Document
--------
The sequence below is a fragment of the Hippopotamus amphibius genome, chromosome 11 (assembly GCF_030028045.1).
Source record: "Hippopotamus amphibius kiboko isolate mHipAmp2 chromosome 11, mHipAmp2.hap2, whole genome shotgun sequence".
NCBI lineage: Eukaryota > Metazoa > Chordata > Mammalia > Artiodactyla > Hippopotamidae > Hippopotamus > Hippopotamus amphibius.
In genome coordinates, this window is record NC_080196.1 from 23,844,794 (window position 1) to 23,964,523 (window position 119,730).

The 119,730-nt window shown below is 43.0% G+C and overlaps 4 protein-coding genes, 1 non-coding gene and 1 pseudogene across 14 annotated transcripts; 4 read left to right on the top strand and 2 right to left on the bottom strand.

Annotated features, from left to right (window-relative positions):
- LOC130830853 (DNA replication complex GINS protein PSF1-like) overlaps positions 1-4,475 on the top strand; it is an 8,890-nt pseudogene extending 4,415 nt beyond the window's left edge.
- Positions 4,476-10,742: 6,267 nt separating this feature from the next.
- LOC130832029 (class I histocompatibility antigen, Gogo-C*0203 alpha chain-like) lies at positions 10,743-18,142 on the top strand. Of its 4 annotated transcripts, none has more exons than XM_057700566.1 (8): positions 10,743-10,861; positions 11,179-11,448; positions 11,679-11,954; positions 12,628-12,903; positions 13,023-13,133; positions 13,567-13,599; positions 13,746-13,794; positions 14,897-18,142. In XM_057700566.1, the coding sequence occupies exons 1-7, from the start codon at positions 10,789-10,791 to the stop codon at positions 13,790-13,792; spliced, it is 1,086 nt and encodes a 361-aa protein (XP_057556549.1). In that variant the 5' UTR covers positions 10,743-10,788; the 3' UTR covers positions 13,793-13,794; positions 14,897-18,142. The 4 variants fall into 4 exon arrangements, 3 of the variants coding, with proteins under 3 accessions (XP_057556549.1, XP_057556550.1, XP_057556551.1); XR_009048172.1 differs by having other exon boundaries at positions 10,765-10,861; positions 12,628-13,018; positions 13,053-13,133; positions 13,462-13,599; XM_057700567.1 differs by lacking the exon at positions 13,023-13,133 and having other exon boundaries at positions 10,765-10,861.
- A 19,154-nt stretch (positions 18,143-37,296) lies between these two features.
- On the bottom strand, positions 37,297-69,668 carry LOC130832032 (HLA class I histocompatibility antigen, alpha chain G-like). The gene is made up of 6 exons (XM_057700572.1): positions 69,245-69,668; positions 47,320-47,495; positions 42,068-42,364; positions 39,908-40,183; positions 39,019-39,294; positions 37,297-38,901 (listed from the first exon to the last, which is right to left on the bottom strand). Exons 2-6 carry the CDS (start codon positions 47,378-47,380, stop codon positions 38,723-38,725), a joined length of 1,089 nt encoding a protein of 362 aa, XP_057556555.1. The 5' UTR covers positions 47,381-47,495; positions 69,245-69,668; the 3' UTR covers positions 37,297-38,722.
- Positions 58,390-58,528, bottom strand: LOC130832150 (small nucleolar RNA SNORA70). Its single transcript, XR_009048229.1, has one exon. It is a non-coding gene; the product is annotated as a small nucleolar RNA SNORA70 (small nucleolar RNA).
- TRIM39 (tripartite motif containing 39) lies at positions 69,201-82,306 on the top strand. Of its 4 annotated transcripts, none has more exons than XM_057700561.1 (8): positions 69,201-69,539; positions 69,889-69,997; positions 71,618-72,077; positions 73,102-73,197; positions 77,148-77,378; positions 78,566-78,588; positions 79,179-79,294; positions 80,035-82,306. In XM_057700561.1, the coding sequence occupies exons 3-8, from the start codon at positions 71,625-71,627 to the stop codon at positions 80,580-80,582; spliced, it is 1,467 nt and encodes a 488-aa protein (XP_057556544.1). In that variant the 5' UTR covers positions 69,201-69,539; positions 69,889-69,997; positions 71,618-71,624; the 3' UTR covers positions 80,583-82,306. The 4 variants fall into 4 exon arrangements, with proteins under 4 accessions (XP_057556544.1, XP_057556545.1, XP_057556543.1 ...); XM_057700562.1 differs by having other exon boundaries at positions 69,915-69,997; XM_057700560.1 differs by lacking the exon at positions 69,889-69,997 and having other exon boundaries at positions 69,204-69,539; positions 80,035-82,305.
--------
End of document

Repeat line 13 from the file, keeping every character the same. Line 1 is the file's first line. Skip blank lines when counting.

- TRIM39 (tripartite motif containing 39) lies at positions 69,201-82,306 on the top strand. Of its 4 annotated transcripts, none has more exons than XM_057700561.1 (8): positions 69,201-69,539; positions 69,889-69,997; positions 71,618-72,077; positions 73,102-73,197; positions 77,148-77,378; positions 78,566-78,588; positions 79,179-79,294; positions 80,035-82,306. In XM_057700561.1, the coding sequence occupies exons 3-8, from the start codon at positions 71,625-71,627 to the stop codon at positions 80,580-80,582; spliced, it is 1,467 nt and encodes a 488-aa protein (XP_057556544.1). In that variant the 5' UTR covers positions 69,201-69,539; positions 69,889-69,997; positions 71,618-71,624; the 3' UTR covers positions 80,583-82,306. The 4 variants fall into 4 exon arrangements, with proteins under 4 accessions (XP_057556544.1, XP_057556545.1, XP_057556543.1 ...); XM_057700562.1 differs by having other exon boundaries at positions 69,915-69,997; XM_057700560.1 differs by lacking the exon at positions 69,889-69,997 and having other exon boundaries at positions 69,204-69,539; positions 80,035-82,305.